An aside: I suspect Bill Cosby also wants to believe racism doesn’t exist, because he made it, and if he made it, anyone can, because, well, there’s a level playing field.
This notion of a level playing field plays over easily into the racial story: Black men are poor because they’ve made bad choices. They’re more likely to be stopped and frisked because they’re more likely to be criminals, which is really a product of black culture. Trayvon Martin was killed because he looked like a thug, and Michael Brown was killed because he beat up Darren Wilson. And let’s not forget that the playing field really is level because black cops kill white people too, and black on black murder is responsible for more deaths than white on black killing, and let’s not forget that black mob that
killed beat a white tree trimmer in Chicago Detroit. The anecdotal evidence, for conservatives, will always tell the narrative of a level playing field. (Thanks to C. Reese for this correction.)
It’s a great narrative, and I crazy wish I could still believe in it. Unfortunately, I have taken sociology. I know billionaires fund politicians so they have sway to keep the super-rich taxes low and create all manner of loopholes. I know owners of for-profit prisons exist and push politicians to be tougher on crime. No CEO can work 600 times harder or smarter than his least-paid employee.
I learned that white people are actually more likely to be doing something illegal when they’re stopped-and-frisked in New York City. I’ve learned that a white man with a criminal record has the same chances at a job as a black man without one, and “applicants with white-sounding names are 50 percent more likely to get called for an initial interview than applicants with African-American-sounding names.” Also, white-on-white murder is almost as high as the black-on-black murder. Whites don’t need mobs to kill blacks; we have courts.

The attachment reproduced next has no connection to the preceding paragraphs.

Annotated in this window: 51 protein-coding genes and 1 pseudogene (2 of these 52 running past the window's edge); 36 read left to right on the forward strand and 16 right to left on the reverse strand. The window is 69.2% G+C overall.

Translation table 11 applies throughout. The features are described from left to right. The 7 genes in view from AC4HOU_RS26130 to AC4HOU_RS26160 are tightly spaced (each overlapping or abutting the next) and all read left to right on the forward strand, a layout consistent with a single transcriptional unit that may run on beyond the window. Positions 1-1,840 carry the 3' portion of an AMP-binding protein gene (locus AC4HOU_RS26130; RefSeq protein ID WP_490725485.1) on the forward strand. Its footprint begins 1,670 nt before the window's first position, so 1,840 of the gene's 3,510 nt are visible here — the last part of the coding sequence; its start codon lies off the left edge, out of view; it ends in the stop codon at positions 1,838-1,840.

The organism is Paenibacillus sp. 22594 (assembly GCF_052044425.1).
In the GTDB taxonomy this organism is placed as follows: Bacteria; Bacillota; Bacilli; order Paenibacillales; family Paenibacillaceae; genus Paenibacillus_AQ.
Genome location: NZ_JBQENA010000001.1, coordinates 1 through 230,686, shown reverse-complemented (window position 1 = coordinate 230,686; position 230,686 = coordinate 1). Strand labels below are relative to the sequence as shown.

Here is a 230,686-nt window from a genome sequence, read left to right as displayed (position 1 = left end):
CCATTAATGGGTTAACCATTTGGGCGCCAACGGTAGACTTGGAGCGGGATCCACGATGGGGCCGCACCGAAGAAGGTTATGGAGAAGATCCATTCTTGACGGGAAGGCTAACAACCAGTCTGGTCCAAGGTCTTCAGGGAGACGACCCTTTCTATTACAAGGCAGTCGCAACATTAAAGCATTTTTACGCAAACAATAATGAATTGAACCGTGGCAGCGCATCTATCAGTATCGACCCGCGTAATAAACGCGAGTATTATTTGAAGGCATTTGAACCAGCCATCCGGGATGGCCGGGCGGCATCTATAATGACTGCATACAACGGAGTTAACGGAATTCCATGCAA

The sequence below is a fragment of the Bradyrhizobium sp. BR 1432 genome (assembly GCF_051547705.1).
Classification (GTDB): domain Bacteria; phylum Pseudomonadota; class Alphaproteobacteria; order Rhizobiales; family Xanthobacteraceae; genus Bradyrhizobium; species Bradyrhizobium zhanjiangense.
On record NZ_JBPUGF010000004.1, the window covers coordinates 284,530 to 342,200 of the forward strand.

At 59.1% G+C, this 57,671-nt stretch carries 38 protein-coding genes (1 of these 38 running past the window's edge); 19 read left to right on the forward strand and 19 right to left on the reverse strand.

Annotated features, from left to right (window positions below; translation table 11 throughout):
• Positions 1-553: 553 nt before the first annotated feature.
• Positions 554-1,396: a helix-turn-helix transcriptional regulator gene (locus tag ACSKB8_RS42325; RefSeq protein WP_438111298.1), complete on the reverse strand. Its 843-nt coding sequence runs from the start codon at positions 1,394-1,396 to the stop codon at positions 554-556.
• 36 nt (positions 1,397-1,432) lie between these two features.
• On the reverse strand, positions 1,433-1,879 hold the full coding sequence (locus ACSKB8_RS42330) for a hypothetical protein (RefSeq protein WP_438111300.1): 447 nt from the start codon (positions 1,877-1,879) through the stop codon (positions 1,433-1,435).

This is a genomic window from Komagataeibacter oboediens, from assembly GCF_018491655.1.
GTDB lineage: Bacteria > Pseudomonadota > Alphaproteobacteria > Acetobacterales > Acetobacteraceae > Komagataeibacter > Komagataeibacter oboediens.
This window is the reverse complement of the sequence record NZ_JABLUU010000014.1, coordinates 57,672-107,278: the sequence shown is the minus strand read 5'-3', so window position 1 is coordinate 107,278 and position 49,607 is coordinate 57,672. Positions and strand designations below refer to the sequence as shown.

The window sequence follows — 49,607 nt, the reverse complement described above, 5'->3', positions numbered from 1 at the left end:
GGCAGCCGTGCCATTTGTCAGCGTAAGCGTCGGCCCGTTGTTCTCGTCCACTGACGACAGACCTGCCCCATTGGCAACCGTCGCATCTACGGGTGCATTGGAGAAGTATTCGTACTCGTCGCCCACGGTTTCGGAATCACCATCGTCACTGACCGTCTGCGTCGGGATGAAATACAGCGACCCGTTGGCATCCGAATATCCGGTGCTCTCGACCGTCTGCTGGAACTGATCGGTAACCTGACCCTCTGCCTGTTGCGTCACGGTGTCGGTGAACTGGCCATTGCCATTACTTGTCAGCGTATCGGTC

So, why do white conservatives deny racism? Because it would mean the orienting narrative of the level playing field was a lie.
I ran a quick google search about the Conservative belief that the world is fair and discovered to my delight that this is actually a thing. The idea was introduced by Dr. Melvin Lerner as the Just World Theory. Dr. Lerner started his research in the 1960s, but it’s as old as dirt. Job’s friends and people throughout the Bible (especially the author of Proverbs) believed strongly that people get what they deserve. Jesus, brilliantly, did not.
It plays out in the Michael Brown scenario this way:
1. The world is basically just.
2. Michael Brown was killed by law enforcement.
3. Therefore, Michael Brown deserved to be killed. (It was just that he was killed).
4. I do not deserve to be killed by law enforcement.
5. Therefore, I will not be killed by law enforcement.
The catch: if (3) is false and Brown did not deserve to be killed, it must be the case that either (1) or (2) is false. (2) is obvious, so it MUST be the case that if (3) is false, (1) is also false.
But horrors! If (a) Michael Brown did not deserve to be killed and (b) therefore the world is not basically just, then (4) “I do not deserve to be killed by law enforcement” will no longer prevent me from being killed by law enforcement. Thus, I don’t feel safe.
THEREFORE if I want to believe that (4) will keep me safe from being killed by law enforcement, I MUST believe in a just world, and for the world to be just, Michael Brown MUST have had it coming, therefore….
I will find every argument I can to prove that he deserved it.
Note: I am not black. I’m not here to speak for blacks. I’m here to talk about us white people and our equality-based racism.